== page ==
Monster High – Foot Flattening Mod


Hello dear readers! My sewing project dress has currently taken the back burner for the moment as I try and figure out how to do the small flowers. So in the meantime, I needed a doll fix, and I needed one bad.
And this is how I found myself standing in a Toys R Us, quietly repeating “I’m an adult. I’m an adult.”

To which my boyfriend responded, “So am I. And I play children’s card games. Get the damn doll.”

He knows me too well. So, I’d like to introduce you to Scarah.


Name is pending. I’ve already put her through hell in the past not-even-24-hours I’ve owned her, but all the things I’ve done have already been talked about, shown, tutorial-ed, and pretty much everyone knows about them. So of course the first thing I did was rip out her hair, stitch up a wig cap, and start gluing combed and flat ironed yarn fibers while scrolling through etsy looking for a good alpaca locks seller and planning her new face.

But, I’ve found there’s something no one to my knowledge has spoken of yet.


Yeah, her feet. Hate those things. Just gives me long and painful flashbacks to too many nights at clubs limping back to the parking lot while yelling back at my plastered drunk friend to stop accusing people of taking her phone because she gave it to me hours ago and I just want to go home and get these stupid heels off.

So, I dragged her outside, and pulled out an old friend of mine.


Ah yes, the heat gun. Nothing fancy, just a two speed one I bought from Home Depot. Seriously, I walked in, picked up the cheapest one, and took it home. It’s done me well.

Now for the obligatory warning:



  • The second you turn off the gun, start molding the plastic. This stuff gets pretty flexible when heated, but it cools and sets almost instantly, so work fast. Of course you can always reheat it, but it’s just something to keep in mind.
  • Make sure while you’re moving things around, you’re turning it and looking at it from all angles. You don’t want to be looking at it from the side and it be in the right position only to turn it to the front and see the ankle is poking out all wonky.
  • Again. This gets hot. It didn’t bother me much personally, but my fingertips barely have much feeling when it comes to heat anyway. So just be careful.

Well, now that’s out of the way. Get your gun going nice and roasty toasty. For this first portion, we’re focusing the heat on the ankles. Do one leg at a time and wait for the plastic to get a bit shiny. Then slowly start to bend the foot into you have a nearly right angle. But don’t push it too much, of you’ll get the plastic starting to pucker and crease at the bend point.


Once that’s done, focus the heat around the foot and toes. I found the best way to do this next part is to press the foot flat down onto a surface that can handle the head (in this case, our washing machine) while pushing the toes down flat since they’re sticking up.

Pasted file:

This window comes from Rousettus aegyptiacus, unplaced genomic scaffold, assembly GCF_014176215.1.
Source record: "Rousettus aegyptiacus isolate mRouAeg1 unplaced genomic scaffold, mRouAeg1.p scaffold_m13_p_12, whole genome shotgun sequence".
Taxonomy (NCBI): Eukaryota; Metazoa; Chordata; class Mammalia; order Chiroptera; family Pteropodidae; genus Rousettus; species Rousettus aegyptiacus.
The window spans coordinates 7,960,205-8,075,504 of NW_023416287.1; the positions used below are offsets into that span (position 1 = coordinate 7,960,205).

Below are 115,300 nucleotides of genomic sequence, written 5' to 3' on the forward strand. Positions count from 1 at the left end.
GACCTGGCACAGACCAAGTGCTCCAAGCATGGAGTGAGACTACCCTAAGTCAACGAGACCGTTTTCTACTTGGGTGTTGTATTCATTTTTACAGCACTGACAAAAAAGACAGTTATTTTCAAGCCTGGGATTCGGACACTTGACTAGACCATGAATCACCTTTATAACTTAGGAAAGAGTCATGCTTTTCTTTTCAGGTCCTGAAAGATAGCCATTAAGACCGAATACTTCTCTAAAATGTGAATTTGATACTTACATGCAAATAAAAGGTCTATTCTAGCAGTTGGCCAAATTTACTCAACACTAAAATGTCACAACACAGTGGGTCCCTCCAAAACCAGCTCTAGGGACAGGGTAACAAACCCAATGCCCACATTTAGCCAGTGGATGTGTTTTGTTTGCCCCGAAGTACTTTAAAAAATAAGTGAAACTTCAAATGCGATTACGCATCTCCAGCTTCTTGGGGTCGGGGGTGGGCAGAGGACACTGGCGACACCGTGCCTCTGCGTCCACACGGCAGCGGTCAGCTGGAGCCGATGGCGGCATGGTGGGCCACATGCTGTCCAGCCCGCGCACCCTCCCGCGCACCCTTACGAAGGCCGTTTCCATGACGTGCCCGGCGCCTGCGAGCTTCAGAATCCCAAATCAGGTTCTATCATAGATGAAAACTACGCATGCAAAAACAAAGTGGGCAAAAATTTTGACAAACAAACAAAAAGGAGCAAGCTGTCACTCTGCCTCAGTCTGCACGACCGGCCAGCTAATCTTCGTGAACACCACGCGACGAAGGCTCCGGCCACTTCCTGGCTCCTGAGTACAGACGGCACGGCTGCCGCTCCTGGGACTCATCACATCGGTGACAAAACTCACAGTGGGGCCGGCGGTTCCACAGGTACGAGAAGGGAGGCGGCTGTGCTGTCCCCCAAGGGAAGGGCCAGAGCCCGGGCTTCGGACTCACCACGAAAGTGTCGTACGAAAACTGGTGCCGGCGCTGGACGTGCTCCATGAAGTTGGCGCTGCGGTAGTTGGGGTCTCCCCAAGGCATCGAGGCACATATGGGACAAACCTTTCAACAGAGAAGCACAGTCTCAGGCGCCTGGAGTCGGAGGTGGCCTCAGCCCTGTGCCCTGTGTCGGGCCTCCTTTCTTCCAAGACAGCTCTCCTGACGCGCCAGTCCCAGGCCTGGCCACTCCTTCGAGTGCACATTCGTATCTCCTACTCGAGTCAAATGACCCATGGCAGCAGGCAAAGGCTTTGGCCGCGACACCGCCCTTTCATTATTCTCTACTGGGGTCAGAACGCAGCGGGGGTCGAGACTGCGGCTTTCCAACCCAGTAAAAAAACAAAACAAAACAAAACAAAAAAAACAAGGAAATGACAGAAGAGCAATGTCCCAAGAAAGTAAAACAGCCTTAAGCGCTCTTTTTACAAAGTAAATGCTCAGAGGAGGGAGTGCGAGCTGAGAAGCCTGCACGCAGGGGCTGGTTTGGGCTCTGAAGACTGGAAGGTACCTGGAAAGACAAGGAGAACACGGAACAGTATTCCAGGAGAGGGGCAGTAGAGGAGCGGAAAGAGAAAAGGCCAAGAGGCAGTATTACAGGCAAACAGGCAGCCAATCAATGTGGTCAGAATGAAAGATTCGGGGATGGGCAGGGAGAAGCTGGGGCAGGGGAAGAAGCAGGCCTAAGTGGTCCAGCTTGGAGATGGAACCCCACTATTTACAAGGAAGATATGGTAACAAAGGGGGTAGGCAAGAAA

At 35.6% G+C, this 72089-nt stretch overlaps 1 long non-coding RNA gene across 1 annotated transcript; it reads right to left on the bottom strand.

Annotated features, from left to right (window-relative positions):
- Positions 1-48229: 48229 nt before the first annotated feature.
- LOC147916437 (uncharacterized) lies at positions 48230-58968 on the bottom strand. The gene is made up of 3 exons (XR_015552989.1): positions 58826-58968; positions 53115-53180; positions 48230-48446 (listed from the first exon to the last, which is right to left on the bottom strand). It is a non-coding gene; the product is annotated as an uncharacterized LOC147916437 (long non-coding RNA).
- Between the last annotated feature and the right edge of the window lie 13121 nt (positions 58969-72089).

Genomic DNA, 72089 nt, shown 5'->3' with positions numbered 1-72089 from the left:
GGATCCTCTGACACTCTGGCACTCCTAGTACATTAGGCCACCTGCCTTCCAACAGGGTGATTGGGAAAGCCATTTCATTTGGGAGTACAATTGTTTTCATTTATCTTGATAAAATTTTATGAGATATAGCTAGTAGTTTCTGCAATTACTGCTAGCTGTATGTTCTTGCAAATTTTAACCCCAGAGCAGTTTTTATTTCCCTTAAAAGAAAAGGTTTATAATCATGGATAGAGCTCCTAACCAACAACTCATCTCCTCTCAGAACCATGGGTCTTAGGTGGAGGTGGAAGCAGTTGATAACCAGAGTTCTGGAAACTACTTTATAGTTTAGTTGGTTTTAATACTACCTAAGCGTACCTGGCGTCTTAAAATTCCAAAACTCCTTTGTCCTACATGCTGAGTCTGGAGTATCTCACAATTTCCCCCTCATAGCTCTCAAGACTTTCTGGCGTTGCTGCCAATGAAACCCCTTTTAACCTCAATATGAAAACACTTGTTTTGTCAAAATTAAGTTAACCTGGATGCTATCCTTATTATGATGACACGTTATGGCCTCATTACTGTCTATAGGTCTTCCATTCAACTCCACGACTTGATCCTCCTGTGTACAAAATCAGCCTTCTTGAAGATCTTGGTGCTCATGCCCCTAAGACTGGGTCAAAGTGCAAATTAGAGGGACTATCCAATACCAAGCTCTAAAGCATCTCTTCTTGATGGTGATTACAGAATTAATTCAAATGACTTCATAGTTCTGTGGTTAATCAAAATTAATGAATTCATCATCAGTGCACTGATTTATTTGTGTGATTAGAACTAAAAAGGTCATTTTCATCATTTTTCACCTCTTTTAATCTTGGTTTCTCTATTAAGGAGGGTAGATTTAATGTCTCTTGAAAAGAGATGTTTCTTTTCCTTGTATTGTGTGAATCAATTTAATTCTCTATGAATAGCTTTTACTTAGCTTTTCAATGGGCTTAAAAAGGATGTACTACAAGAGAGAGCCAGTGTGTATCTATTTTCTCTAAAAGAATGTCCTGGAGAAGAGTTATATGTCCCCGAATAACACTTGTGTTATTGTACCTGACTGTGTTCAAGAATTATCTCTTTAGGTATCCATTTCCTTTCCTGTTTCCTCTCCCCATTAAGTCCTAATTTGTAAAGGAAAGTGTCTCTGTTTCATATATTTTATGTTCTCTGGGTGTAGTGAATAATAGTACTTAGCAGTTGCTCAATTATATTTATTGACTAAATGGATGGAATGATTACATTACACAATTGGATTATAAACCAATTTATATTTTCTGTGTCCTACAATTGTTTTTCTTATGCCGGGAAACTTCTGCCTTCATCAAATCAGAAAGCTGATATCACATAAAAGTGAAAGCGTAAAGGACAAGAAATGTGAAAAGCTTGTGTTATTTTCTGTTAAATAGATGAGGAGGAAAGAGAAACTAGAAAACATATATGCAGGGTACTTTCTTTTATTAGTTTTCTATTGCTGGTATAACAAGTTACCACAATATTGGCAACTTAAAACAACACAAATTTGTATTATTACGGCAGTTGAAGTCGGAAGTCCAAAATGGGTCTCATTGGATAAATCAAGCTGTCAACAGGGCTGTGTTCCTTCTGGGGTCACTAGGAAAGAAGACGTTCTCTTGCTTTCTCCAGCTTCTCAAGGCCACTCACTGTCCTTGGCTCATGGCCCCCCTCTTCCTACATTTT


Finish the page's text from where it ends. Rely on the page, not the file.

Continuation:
Thank goodness, we’re starting to have normal looking feet. Just keep reheating and reworking the plastic until it’s about the way you want it. You don’t want to worry about setting it on ice once it’s done, this stuff cools down pretty well on it’s own.


The difference is insane, and I love it. This girls gonna have some hello cute shoes pretty soon.
Just repeat everything for the second foot. You may run into the problem that I did, in which the feet didn’t quite meet up.


Not a huge deal, just heat them up at the same time and press them down together so they line up again. And that’s it! Enjoy your slightly more normal MH girl.


Love, Queen


A Fall Fairy pt. 1 – BJD Sewing Adventure

It’s the first of October, and Texas finally seems to be cooperating on weather. It was actually nice outsite. Meaning it wasn’t 90 degrees. It wont be great for me until it doesn’t get any high than 70 at the height of the day. I thrive on the cold, guys. It’s in my blood. But that’s besides the point.

So this afternoon, I decided to join in on a thread on Den of Angels called Wearables Sewing Project. It’s a monthly challenge with a specific theme, and participants have to create an outfit for their doll(s) revolving around that theme. This month the theme is “Seasonal”, which is perfect for me. Fall, my favorite season, is just around the corner. (Techinically it’s already started, but again, this is Texas, and Texas doesn’t like letting go of it’s last grip on summer)

I toyed around with the idea of an original design but figured I needed a bit of brain break and decided to recreate a doll sized version of a dress made by Angela Clayton, which is below, along with a link to her blog.